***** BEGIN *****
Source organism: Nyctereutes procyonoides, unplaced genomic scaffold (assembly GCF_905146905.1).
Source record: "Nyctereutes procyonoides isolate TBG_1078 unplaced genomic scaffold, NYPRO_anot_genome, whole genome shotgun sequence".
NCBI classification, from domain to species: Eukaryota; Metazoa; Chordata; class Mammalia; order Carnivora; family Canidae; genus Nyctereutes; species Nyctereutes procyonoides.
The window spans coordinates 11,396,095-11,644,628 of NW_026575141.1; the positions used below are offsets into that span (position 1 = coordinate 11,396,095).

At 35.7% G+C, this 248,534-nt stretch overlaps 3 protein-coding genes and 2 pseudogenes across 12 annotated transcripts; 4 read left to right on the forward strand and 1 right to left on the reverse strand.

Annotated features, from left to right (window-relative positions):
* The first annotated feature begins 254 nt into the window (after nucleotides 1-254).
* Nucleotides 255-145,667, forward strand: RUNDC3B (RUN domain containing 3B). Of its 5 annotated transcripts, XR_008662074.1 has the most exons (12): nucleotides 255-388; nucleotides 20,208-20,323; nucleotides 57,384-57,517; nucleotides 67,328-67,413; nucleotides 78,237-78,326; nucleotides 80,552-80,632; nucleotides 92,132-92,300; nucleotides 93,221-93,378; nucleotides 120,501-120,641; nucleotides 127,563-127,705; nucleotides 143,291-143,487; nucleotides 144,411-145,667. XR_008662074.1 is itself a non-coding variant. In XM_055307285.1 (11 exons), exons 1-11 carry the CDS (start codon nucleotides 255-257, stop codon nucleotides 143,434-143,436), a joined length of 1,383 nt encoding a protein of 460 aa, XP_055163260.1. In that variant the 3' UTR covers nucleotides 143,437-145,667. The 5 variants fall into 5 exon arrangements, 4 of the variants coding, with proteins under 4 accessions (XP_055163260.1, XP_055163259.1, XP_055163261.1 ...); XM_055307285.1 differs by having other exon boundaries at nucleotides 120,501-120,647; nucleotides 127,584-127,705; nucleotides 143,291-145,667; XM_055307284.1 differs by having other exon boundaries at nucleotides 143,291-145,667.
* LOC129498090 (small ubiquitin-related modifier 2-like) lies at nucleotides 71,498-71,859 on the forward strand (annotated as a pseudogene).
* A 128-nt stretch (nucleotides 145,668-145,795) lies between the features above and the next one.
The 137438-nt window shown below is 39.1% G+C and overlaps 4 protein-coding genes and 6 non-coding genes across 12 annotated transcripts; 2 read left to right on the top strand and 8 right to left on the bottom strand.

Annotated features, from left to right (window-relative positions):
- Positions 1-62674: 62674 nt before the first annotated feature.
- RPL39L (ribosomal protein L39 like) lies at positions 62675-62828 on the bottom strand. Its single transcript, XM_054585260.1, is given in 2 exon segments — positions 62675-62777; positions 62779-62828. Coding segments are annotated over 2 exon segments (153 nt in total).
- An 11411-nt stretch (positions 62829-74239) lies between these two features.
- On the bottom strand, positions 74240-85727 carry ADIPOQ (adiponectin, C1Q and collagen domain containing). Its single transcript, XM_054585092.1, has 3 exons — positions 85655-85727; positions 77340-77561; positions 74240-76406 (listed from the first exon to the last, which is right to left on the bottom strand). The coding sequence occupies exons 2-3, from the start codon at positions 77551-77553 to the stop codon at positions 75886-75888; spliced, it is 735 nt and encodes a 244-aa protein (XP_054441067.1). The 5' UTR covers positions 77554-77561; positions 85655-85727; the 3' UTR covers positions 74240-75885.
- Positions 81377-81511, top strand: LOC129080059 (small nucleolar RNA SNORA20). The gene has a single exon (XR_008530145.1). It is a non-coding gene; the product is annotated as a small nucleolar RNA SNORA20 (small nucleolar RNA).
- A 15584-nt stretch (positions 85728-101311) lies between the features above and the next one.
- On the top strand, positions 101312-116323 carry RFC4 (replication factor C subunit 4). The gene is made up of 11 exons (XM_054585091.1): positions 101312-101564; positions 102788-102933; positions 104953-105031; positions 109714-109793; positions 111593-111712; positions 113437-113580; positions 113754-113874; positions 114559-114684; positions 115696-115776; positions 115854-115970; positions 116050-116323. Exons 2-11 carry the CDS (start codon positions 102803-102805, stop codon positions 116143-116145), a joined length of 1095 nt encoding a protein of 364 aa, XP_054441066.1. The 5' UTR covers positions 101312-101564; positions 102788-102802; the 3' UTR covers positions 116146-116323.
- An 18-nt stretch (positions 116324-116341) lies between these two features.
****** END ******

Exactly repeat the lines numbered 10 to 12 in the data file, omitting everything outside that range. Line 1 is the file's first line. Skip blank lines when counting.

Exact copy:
* A 128-nt stretch (nucleotides 145,668-145,795) lies between the features above and the next one.
The 137438-nt window shown below is 39.1% G+C and overlaps 4 protein-coding genes and 6 non-coding genes across 12 annotated transcripts; 2 read left to right on the top strand and 8 right to left on the bottom strand.

Annotated features, from left to right (window-relative positions):